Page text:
In the first chapter of The Catcher in the Rye, how does Holden feel about his brother D.B.'s screenwriting?
A classic of teen angst, The Catcher in the Rye is narrated by the cynical Holden Caulfield who is recovering in a psychiatric hospital in California, not far from where his older brother D. B. resides. Having been disenchanted with his school and his teachers after perceiving their hypocrisy, and distraught over the death of his younger brother, Holden has flunked out of the preparatory school that he has been attending.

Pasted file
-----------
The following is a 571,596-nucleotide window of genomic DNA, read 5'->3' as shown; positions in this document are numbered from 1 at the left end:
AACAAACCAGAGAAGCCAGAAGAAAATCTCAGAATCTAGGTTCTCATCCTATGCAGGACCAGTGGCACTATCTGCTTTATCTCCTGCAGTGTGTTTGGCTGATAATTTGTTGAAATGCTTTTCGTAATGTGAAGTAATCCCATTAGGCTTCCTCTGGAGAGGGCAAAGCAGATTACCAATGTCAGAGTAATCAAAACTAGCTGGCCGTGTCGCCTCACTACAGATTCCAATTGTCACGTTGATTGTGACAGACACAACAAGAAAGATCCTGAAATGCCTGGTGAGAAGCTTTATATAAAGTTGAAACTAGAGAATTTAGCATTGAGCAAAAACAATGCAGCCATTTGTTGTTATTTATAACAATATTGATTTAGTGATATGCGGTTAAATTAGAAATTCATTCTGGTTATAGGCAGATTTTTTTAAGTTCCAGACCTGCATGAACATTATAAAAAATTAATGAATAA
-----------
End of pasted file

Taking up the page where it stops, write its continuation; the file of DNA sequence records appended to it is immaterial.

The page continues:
As Holden lies in his bed, he reflects on the hypocrisy of the school, even in its advertisements such as the ones in which boys are playing polo. "I never once saw a horse anywhere near the place." In the same place of hypocrisy, Holden places his brother D. B. because he once wrote an anthology of short stories called The Secret Goldfish that Holden delighted in. But, now D.B. is "out in Hollywood...being a prostitute." That is, D. B. writes whatever the producers want him to in order to make money; he has sold out his integrity, Holden believes.